Sunday, March 25, 2007

The Blue Pixel Guide to Travel Photography: Perfect Photos Every Time

The Blue Pixel Guide to Travel Photography: Perfect Photos Every Time

Have you ever bought something that says "one size fits all" and it fits? Yeah, me too. Something that attempts to appear to everyone in reality appeals to no one. This book was designated by Peachpit as "beginner/intermediate" but I found most of it too difficult for me as a budding photographer and those things I did learn from the book probably would have frustrated an intermediate user. When I think "beginner", I want to be walked through the very basics. Schloss started the book expecting that you had a small arsenal of photography equipment. This book isn't for someone who has a $300 digital camera, but someone who has a much more advanced digital camera, light meters, multiple lenses and a bunch of other stuff I didn't understand.

This book is geared towards someone who already has a photography kit and wants to learn tips and tricks on how to travel with their equipment. For example, Schloss mentions you should ship your clothes to your destination and then carry your camera equipment on the plane. Clothes can easily be replaced, camera equipment can't. This advice is not for someone that is bringing the family digital camera on a trip to Grand Canyon.

My major concern with the book is that if someone owns several thousand dollars of camera equipment, they probably wouldn't be considered a beginning user. Maybe it's just me, but I would not spend $2000 in equipment and then pick up a beginner's book. I'd first learn how to use professional equipment and then buy an advanced book.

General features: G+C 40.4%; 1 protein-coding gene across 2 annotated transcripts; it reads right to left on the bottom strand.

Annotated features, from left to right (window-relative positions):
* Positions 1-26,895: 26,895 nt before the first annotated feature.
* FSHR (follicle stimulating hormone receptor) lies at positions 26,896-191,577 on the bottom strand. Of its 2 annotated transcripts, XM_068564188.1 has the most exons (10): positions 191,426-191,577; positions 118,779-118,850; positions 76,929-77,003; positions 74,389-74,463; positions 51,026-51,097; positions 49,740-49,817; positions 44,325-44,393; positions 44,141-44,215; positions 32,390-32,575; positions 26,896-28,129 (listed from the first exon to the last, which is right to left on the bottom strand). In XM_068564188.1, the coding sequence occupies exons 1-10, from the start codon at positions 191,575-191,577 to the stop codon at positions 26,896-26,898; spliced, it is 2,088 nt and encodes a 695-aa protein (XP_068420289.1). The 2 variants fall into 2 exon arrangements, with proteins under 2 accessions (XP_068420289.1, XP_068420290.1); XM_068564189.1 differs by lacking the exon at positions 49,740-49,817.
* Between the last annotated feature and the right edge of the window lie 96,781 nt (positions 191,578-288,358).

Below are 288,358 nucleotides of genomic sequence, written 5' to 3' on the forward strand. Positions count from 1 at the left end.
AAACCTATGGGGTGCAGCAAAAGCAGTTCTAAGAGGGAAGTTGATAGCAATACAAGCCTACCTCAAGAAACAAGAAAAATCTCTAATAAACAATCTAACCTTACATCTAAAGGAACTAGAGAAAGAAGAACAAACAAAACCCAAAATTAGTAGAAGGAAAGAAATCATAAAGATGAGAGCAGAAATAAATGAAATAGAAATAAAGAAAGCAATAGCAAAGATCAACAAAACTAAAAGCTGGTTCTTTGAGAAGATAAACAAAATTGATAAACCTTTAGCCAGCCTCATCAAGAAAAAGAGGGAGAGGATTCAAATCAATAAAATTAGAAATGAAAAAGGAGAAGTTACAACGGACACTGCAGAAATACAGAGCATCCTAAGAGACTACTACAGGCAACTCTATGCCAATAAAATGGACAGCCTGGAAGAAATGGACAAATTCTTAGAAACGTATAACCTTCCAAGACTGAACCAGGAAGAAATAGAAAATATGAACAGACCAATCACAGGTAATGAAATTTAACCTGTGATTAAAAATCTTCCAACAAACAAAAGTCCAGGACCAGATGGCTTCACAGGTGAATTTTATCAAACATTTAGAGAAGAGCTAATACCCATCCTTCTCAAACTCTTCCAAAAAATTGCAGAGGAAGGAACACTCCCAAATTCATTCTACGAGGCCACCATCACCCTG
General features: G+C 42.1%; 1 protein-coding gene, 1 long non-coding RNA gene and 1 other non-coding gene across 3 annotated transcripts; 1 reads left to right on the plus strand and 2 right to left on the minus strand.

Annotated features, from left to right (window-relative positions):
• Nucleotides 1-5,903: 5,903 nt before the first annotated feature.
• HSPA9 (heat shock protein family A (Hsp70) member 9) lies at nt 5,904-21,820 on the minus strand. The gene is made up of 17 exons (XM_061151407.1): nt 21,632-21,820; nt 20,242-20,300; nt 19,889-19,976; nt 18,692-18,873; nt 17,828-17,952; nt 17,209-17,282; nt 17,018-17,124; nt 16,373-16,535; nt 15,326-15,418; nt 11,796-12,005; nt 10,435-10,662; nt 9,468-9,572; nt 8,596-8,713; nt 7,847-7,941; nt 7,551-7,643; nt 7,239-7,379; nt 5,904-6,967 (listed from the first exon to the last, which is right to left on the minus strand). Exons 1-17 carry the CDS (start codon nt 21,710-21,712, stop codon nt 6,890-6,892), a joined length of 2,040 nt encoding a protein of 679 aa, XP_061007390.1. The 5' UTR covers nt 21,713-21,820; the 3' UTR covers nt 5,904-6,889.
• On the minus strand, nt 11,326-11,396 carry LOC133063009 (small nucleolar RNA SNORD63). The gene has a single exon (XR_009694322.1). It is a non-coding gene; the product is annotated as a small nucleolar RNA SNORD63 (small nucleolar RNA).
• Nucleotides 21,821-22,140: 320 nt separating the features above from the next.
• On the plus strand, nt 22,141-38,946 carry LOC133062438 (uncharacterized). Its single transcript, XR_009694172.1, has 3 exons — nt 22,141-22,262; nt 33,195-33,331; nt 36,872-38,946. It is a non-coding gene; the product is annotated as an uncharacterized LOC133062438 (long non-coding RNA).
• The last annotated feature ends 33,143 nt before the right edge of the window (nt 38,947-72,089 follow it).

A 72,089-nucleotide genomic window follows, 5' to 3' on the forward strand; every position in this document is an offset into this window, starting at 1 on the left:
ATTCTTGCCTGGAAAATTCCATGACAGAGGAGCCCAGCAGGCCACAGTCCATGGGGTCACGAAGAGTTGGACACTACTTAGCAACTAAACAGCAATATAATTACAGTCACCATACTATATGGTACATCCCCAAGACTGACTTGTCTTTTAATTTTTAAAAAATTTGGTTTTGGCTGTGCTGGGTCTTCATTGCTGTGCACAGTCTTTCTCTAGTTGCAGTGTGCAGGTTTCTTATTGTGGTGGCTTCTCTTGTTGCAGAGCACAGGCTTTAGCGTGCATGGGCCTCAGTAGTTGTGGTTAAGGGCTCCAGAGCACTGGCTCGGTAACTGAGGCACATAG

In spite of my complaints about the book, I found parts of it helpful. There were a few pages about composing a photo using a "grid" which I had read in "iPhoto: The Missing Manual." Other tips regarding photographing individuals or sports events required you to have a quiver of lenses to choose from to get the right shot.

A nice feature of the book is that it was visually stunning. Every few pages had amazing pictures taken from around the world. These photographers clearly are masters of their craft and a advanced digital photographer will probably be reminded of how to set an f-stop or how much light to let in for a particular photograph. We beginners just like looking at pretty pictures!

This is not a beginner book and intermediate users will only benefit if they have a set of professional or at least "prosumer" camera equipment and lenses. That person isn't me, so I found the book of very little help.

Pros: Pretty pictures
Cons: The pretty pictures require several thousand dollars worth of equipment.